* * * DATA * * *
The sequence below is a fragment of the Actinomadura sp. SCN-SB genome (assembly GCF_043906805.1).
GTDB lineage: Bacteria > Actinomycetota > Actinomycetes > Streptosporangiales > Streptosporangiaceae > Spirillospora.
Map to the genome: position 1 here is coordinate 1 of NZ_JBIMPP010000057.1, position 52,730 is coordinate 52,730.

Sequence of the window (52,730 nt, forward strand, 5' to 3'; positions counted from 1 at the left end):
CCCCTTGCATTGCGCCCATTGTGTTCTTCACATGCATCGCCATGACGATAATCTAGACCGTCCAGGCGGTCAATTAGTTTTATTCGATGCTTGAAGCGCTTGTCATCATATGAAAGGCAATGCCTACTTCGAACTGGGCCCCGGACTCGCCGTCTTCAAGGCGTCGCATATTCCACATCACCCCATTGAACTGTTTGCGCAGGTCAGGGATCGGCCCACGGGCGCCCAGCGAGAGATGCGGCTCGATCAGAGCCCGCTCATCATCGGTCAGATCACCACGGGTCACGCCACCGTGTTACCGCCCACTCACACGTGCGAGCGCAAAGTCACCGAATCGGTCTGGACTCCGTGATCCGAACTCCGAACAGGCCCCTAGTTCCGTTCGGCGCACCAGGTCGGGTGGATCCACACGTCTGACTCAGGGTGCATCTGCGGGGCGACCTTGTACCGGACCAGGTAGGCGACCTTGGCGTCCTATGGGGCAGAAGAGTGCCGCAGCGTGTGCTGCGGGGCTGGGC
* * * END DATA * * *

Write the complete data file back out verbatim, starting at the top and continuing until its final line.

The sequence below is a fragment of the Actinomadura sp. SCN-SB genome (assembly GCF_043906805.1).
GTDB lineage: Bacteria > Actinomycetota > Actinomycetes > Streptosporangiales > Streptosporangiaceae > Spirillospora.
Map to the genome: position 1 here is coordinate 1 of NZ_JBIMPP010000057.1, position 52,730 is coordinate 52,730.

Sequence of the window (52,730 nt, forward strand, 5' to 3'; positions counted from 1 at the left end):
CCCCTTGCATTGCGCCCATTGTGTTCTTCACATGCATCGCCATGACGATAATCTAGACCGTCCAGGCGGTCAATTAGTTTTATTCGATGCTTGAAGCGCTTGTCATCATATGAAAGGCAATGCCTACTTCGAACTGGGCCCCGGACTCGCCGTCTTCAAGGCGTCGCATATTCCACATCACCCCATTGAACTGTTTGCGCAGGTCAGGGATCGGCCCACGGGCGCCCAGCGAGAGATGCGGCTCGATCAGAGCCCGCTCATCATCGGTCAGATCACCACGGGTCACGCCACCGTGTTACCGCCCACTCACACGTGCGAGCGCAAAGTCACCGAATCGGTCTGGACTCCGTGATCCGAACTCCGAACAGGCCCCTAGTTCCGTTCGGCGCACCAGGTCGGGTGGATCCACACGTCTGACTCAGGGTGCATCTGCGGGGCGACCTTGTACCGGACCAGGTAGGCGACCTTGGCGTCCTATGGGGCAGAAGAGTGCCGCAGCGTGTGCTGCGGGGCTGGGC